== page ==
Written by Maggie Menkus, Grade 6 Teacher
As grade 6 students read the book Flush by Carl Hiaasen for their literature class, their curiosity about the human impact on the environment led them into a real-world situation. Through their investigation, they discovered that water pollution is a bigger issue than they thought, and the accumulation of plastic is a real concern in the ocean. This led the students to participate in Kids Recycle Day, an event to recycle plastic bags and film which was sponsored by CHaRM (Center for Harmful to Recycle Materials).
Students, left to right: Hunter Guttery, Zoe Schroeder, Addie Haylett, Hope Holloway, Zach Rizzo, Kiefer Hurtado and Giselle Singh
As students engaged in this initiative, it was decided that public awareness campaigns (PAC) should be developed to educate others about the plastic problem (#plasticproblem). Not only did “Kid’s Recycle Day” give their campaigns an authentic purpose, but it made students more aware of the plastic products used/thrown out in their OWN households (now it became personal). Their recycled plastic products were used as artifacts to help them build empathy for the situation and how they were personally involved in it.
Students, left to right: Josh Cagwin, Jack Allen, Miller Woodall, Virginia King
The DEEPdt “design thinking” process was used in the development of the campaigns because it is people-centered problem solving, a unified framework for innovation and a practical tool for integrating 21st century skills into the classroom. Their development was guided by practical insights from others involved in this issue. The Upper School Environmental Prefect, Megan Lienau, was joined by juniors and seniors from the US Green Club in the feedback process of the public awareness campaigns.
This project helped students embrace a complex challenge and develop/present answers to a real-world situation. They reached outside the classroom and encountered a world they did not know existed. This project changed their perceptions about our planet and its environment because they took on the challenge to understand it. Who knew their curiosity in a literature class could provide so many insights about the future of their planet?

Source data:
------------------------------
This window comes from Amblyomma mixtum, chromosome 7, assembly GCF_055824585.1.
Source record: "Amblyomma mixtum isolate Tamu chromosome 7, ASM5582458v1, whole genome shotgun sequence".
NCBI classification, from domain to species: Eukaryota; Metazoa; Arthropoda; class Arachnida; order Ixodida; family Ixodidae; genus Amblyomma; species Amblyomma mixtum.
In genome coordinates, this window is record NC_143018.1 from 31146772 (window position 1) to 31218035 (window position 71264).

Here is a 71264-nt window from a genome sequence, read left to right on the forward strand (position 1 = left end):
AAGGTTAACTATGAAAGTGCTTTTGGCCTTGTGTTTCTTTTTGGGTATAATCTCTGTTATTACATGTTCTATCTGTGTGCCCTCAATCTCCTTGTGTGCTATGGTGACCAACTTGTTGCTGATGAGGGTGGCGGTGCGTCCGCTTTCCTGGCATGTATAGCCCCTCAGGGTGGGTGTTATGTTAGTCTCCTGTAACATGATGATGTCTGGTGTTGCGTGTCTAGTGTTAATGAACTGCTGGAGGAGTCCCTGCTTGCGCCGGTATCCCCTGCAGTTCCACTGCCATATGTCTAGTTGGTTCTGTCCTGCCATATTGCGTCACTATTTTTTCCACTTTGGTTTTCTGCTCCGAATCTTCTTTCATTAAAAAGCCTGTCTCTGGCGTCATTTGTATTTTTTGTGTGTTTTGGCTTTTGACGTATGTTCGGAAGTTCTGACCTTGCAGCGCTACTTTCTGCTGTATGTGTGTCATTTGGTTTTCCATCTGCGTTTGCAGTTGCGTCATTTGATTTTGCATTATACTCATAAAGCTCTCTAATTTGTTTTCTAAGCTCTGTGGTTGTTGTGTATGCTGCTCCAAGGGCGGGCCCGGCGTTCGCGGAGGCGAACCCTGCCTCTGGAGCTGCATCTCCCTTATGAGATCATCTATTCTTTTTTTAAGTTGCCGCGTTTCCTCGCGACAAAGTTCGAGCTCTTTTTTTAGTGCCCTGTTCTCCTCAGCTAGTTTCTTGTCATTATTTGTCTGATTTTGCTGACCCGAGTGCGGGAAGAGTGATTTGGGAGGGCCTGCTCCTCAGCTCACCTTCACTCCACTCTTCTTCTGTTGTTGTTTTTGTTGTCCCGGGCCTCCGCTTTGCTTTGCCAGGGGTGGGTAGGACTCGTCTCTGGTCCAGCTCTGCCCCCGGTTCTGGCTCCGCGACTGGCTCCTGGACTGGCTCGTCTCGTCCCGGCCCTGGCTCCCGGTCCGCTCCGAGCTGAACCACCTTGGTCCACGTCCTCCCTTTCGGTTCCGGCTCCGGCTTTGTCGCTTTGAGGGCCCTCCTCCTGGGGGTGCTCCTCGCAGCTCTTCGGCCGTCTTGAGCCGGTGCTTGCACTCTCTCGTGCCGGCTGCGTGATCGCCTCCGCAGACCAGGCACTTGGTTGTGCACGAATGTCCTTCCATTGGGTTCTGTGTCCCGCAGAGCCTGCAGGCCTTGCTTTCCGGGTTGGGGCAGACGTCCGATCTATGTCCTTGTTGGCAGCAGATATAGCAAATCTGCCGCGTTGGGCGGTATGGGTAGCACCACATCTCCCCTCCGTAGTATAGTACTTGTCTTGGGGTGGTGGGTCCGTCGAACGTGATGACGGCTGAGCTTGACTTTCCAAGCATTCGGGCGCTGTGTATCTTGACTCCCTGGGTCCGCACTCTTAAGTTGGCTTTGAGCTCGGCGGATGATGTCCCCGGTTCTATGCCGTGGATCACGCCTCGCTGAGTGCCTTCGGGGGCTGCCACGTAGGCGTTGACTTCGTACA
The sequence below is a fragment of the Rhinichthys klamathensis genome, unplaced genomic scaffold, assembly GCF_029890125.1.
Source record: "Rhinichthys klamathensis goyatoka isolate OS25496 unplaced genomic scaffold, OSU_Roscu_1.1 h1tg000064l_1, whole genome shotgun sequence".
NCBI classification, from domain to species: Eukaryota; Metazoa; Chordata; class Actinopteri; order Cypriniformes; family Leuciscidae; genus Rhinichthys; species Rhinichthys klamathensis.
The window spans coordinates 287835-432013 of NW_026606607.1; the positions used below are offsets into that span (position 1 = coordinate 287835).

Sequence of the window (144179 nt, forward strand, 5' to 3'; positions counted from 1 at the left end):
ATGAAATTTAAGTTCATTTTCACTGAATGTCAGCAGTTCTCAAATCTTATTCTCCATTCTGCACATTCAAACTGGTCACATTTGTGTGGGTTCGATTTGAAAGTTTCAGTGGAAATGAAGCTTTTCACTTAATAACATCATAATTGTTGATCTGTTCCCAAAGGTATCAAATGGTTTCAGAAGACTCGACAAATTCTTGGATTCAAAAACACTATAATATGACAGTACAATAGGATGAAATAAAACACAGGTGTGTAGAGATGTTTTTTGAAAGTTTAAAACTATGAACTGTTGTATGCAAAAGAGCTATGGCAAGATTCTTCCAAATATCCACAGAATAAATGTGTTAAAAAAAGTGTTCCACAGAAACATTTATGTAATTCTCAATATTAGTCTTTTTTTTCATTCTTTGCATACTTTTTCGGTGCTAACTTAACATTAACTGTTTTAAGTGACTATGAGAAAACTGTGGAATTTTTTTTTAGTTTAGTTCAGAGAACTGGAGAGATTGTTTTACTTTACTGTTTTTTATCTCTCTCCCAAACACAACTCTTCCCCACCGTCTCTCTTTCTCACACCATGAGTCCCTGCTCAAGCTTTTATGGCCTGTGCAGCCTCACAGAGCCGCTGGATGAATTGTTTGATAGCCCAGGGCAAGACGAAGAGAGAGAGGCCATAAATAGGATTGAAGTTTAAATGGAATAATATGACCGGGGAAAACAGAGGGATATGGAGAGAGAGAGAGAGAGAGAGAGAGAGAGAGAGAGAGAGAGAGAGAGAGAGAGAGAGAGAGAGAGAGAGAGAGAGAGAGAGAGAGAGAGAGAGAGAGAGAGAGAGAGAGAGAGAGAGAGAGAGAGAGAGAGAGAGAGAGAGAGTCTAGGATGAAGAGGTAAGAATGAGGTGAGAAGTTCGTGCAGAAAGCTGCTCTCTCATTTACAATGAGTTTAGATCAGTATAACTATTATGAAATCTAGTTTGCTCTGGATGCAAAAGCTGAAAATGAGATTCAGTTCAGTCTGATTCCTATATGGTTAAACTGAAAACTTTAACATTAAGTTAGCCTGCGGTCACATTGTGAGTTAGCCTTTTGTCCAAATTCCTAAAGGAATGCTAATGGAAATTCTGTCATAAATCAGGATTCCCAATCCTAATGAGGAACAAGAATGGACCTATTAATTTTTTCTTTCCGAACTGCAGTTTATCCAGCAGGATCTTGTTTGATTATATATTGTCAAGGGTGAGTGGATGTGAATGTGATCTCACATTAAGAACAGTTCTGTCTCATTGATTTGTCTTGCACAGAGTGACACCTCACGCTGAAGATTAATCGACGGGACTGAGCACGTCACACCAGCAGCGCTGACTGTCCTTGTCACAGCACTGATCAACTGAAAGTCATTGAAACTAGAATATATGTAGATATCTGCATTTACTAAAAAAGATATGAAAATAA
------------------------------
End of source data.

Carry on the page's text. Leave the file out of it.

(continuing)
One student, Hunter Guttery, reflected “ It has helped me because Flush was like a ‘preview’ for pollution . . . and doing the PBL helped me a lot. I will now try to put all of my plastic in the recycling bin and then when I am at the grocery store I will try and tell some other people about the use of plastic bags and if they do use them, they should know where they should go.”
Another student, Aubrey Ellis, stated, “ . . . just knowing these facts help me understand how bad plastic is . . . I can help persuade people not to use single-use plastics or just (don’t use) plastic at all. . . . I will definitely be more careful of buying and using plastic. I will definitely remind my mom to bring cloth groceries bags instead. Instead of throwing away plastic, we can use them for other things like watering cans, marker holders. And, don’t throw away plastic; put it into the recycling bin.”
Emma Dickie mentioned, “The research and reading Flush really helped me because it informed me about how bad plastic is for the environment and that there is a lot of pollution in the water. I will recycle more and stop using plastic water bottles and plastic bags.”
Zach Rizzo said, “Now, I think twice before throwing something away. I make sure the object is recyclable or if it is not it makes its way in the trash. I have started to use less plastic material and I have been trying to use reusable materials. I haven’t really been reusing the plastic I use, but I have been recycling the plastic I use. “